Melting roads, wildfires and inoperable train tracks: These are the risks that Bracknell is expected to face for at least a month every year by 2040 if the climate emergency continues unabated, research shows.

The University of Reading has published data projecting the impact of global warming on the town and they predict temperatures will increase by 1.4 degrees compared to a 1981-2000 average.

This means Bracknell residents would live through two heatwaves a year and 37 days where roads are at risk of melting.

They could also see railway transport impacted by the heat for more than a quarter of the year, according to the data.

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Professor of climate change science at the University of Reading Nigel Arnell said: “There is a wealth of research and data on how the world is likely to be affected by climate change, so the key challenge is getting that information to those that need it in an easy-to-use way.

“This website provides a comprehensive tool that can be used to inform decisions on everything from infrastructure development to housebuilding and healthcare.”

The website was produced alongside the UK Centre for Ecology & Hydrology and The Institute for Environmental Analytics.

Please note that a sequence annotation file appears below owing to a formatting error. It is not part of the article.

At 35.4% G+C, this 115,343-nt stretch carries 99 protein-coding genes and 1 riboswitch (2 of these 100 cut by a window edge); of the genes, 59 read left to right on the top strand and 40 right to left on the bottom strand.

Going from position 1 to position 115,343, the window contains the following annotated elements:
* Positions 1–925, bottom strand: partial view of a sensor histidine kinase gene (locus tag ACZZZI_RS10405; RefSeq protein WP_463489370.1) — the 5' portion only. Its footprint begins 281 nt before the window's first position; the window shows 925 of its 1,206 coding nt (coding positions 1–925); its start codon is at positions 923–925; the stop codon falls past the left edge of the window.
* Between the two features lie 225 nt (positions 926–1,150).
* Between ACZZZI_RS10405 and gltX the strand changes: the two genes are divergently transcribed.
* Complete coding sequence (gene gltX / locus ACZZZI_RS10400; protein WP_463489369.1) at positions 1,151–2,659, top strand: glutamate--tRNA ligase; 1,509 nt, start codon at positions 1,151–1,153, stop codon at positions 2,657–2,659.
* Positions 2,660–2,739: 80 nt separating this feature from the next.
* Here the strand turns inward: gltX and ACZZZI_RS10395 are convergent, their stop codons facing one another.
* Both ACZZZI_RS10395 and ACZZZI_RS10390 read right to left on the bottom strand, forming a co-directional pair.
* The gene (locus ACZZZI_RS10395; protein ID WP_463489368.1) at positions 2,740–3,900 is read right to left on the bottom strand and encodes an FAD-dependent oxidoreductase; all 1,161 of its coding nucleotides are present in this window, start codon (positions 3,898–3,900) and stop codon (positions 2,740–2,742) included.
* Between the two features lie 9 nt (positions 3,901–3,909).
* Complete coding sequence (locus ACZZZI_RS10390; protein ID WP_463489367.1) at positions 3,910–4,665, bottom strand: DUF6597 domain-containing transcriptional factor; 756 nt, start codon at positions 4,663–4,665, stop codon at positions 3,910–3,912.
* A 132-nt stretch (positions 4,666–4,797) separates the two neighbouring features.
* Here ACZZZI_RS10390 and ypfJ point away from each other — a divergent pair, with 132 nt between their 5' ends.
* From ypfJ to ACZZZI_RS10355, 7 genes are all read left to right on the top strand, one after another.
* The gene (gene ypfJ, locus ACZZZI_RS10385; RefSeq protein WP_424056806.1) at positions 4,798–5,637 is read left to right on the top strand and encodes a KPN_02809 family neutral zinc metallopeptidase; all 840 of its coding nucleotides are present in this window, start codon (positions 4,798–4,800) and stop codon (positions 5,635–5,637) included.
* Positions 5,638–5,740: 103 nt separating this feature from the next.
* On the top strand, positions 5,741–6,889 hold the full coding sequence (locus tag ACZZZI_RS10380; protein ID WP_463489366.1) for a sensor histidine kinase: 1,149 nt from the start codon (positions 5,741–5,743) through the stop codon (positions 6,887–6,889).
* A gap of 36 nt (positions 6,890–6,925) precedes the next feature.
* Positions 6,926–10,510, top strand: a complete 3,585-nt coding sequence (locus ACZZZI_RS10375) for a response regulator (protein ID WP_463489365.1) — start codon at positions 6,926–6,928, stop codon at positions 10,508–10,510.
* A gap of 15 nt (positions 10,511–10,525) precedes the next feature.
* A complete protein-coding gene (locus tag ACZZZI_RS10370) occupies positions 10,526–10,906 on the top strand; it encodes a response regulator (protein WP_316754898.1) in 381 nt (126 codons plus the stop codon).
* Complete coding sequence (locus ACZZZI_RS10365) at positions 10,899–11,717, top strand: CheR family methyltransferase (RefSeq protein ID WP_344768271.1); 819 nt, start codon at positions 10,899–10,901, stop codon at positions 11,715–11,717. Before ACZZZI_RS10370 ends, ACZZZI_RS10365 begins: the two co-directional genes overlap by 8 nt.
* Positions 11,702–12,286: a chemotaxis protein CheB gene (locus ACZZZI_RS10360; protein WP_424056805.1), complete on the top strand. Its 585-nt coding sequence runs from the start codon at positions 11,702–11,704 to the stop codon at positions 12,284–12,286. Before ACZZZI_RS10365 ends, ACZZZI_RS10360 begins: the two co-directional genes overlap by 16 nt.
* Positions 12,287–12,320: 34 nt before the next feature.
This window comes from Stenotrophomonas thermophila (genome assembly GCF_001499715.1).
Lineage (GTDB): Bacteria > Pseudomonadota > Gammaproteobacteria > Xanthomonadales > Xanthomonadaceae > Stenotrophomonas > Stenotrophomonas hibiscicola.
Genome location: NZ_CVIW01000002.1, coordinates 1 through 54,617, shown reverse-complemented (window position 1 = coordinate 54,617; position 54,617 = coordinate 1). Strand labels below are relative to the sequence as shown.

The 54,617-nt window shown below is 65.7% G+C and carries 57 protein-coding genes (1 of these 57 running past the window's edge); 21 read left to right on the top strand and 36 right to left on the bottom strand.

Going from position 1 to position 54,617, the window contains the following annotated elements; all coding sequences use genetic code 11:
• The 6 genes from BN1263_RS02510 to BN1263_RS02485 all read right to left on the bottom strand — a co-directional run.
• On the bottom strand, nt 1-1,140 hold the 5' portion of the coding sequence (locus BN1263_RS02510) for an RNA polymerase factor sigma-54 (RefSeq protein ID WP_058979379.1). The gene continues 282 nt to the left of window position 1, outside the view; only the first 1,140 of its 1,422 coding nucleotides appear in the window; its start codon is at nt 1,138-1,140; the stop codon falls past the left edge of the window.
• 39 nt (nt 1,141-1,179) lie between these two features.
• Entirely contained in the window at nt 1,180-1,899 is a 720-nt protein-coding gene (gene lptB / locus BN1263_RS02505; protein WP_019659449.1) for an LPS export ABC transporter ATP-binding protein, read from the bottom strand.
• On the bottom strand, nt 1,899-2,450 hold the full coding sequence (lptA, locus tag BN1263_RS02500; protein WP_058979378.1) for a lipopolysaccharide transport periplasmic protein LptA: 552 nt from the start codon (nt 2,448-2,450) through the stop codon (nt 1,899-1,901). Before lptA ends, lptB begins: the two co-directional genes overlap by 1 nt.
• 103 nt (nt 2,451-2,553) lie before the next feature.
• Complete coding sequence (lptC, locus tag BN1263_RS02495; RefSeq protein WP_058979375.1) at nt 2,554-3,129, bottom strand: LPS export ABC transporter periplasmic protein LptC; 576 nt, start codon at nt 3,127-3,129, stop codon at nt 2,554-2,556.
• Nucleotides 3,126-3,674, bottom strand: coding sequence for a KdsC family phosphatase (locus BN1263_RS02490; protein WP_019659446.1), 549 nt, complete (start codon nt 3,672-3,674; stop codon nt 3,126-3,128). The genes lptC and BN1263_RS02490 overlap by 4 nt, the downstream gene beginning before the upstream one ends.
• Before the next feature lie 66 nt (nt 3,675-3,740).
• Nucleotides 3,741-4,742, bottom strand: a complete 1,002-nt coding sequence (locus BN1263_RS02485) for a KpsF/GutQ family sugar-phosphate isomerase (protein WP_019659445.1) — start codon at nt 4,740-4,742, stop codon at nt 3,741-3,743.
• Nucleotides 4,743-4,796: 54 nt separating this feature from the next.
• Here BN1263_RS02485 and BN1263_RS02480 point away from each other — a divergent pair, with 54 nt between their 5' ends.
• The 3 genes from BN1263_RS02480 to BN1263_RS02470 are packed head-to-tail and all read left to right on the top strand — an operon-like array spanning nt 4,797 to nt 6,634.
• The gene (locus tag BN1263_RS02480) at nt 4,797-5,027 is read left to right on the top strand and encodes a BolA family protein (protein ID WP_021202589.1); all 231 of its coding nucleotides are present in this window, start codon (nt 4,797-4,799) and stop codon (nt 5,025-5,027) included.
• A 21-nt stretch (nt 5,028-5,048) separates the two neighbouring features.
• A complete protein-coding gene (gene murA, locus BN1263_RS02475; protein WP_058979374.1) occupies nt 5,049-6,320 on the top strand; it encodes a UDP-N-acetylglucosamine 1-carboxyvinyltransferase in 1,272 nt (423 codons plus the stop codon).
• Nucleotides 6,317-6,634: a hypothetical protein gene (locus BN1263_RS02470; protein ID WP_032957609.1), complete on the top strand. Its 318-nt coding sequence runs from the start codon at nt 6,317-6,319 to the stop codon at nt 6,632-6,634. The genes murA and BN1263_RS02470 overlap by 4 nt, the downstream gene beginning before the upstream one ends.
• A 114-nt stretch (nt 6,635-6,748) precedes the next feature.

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Their research with the university shows that river flood risk could increase by as much as 7.5 per cent by 2040 and they expect wildfires to be a risk for 34 days of the year.

Dairy cattle are expected to be under heat stress for 18 days of the year in the area, should climate change continue.

The launch of the tool comes after world leaders and negotiators met at COP26 this month to set out plans to meet climate change targets set out in the Paris Agreement.

A global agreement to keep temperature rises below 1.5C was reached at the climate conference in Glasgow on Saturday, but saw a commitment to “phase out” the use of coal reduced to a promise to “phase down” the fuel, following interventions by China and India.